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Where the Europa League final was won and lost

Manchester United executed José Mourinho's game plan to perfection, Ander Herrera the embodiment of their display – UEFA.com ponders where the final was won and lost.

Where the Europa League final was won and lost
Where the Europa League final was won and lost ©Getty Images

Herrera on the ball ... even when he's not
Ander Herrera was spotted more than once imploring his team-mates either to work back and defend and/or to help the team regain their defensive shape (a José Mourinho man if ever there was one). It is this awareness as much as his understated influence on the ball that made the man of the match stand out.

Henrikh Mkhitaryan's answer when asked for his recollections of his goal revealed just how deep a thinker the Spaniard is, even in the heat of battle. "To be honest, I shouldn't have been there," said the Armenian international. "I should have been around the [edge of the] box, but as I had a yellow card Ander Herrera said it would be better if I got involved in the corner, and stayed in front of the goalkeeper."

Highlights of United's defeat of Ajax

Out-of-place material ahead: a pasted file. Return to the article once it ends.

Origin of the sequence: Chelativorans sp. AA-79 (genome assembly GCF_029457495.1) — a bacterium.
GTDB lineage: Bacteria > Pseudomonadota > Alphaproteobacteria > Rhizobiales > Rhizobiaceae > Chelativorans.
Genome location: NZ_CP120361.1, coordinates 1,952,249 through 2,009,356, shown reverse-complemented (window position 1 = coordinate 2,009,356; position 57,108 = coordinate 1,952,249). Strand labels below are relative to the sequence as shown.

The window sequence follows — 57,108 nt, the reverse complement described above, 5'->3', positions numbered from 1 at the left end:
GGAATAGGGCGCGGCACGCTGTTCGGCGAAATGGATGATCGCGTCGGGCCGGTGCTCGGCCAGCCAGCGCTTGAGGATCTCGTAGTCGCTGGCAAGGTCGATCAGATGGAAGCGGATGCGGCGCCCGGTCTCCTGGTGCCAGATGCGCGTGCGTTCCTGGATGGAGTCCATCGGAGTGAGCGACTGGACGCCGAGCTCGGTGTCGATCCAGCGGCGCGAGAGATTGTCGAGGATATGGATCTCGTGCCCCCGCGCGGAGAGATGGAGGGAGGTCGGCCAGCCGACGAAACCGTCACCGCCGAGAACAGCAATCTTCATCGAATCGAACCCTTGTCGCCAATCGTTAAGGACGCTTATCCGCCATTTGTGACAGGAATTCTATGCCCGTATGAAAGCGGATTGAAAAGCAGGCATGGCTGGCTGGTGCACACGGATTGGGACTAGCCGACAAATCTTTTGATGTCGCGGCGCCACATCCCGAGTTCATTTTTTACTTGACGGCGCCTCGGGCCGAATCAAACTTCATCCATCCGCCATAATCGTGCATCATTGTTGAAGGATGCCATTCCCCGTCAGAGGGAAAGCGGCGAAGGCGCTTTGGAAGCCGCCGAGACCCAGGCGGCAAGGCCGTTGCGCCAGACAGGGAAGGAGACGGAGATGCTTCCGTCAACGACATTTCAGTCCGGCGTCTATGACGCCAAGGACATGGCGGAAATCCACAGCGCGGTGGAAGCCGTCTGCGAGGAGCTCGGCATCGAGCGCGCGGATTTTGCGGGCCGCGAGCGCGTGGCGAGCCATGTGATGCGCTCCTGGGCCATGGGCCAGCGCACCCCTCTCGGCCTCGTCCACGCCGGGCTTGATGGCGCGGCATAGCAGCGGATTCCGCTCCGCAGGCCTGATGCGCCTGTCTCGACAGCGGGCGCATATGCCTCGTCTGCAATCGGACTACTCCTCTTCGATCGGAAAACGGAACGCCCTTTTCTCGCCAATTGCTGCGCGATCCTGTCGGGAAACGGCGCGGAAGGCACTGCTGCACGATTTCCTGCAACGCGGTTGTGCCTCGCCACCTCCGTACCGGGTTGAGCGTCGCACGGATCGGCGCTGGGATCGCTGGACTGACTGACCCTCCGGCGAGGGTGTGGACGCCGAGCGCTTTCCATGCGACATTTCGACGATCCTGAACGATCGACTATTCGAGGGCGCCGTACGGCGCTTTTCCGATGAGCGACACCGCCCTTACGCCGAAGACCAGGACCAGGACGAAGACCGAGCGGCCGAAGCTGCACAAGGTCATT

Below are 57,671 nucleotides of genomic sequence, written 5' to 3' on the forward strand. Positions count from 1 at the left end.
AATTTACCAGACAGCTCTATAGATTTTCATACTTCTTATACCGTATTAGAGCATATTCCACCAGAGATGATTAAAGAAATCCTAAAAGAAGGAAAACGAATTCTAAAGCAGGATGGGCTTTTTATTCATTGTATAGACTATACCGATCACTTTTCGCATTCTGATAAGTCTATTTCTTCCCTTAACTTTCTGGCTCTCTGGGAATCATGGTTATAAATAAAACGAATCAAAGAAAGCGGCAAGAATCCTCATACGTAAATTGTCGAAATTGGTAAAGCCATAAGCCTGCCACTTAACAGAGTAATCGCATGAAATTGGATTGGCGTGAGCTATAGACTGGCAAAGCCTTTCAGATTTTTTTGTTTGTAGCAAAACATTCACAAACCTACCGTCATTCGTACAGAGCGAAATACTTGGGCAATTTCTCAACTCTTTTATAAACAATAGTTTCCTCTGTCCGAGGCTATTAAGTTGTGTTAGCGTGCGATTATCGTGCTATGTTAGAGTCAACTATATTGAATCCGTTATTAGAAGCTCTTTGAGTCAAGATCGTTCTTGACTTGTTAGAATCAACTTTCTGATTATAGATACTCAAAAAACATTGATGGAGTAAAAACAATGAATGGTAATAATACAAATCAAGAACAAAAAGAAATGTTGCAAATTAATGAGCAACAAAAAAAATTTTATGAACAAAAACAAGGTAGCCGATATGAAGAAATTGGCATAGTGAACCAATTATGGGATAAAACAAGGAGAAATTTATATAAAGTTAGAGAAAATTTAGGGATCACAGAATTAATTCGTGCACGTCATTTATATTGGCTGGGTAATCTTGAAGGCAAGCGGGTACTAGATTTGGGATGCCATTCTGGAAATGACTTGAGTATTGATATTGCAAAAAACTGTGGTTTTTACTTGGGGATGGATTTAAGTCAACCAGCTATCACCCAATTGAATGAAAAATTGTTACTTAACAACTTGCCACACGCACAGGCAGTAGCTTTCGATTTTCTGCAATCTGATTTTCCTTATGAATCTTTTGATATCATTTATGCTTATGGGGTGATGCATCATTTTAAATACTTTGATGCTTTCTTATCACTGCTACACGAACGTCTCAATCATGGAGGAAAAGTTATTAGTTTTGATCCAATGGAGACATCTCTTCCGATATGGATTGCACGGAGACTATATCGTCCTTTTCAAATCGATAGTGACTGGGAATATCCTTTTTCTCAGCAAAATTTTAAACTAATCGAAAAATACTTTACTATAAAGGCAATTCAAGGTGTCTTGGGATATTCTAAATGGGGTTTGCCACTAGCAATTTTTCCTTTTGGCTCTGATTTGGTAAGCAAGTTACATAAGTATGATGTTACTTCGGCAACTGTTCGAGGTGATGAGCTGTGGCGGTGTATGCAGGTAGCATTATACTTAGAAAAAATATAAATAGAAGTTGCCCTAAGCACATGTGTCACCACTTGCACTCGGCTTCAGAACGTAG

Fellaini the target man
You knew that virtually every United goal kick, free-kick and corner would be aimed at Marouane Fellaini. The Ajax defenders knew it too. And yet, nine times out of ten, the big Belgian prevailed in the air – in fact, his 15 aerial duels won was a record for any UEFA Europa League game. He always gave the Red Devils an option for an out ball, and his physicality and presence clearly unsettled Ajax.

In contrast, the Eredivisie side's target man, Kasper Dolberg, rarely won his challenges and was largely peripheral. Without room to run into behind the United defence, he was forced to scrap for loose balls and speculative passes. He invariably came off second best.

Watch: Mourinho reacts to United's triumph

Space invaders
Ajax need space to work their intricate triangles and fashion openings. Manchester United simply refused to grant them any. They bossed the midfield and harried any red-and-white clad opponent who had the ball. Relentlessly. Both Bertrand Traoré and Amin Younes repeatedly ran out of options.

Ajax were forced to retreat, regroup and try again. The Dutch team had two-thirds of possession in the first half yet still went in 1-0 down. Nothing materially changed after the break. Mourinho's men had a clear plan and stuck to it throughout. As a result, the swashbuckling, dynamic play evident in Ajax's quarter and semi-final home wins never featured.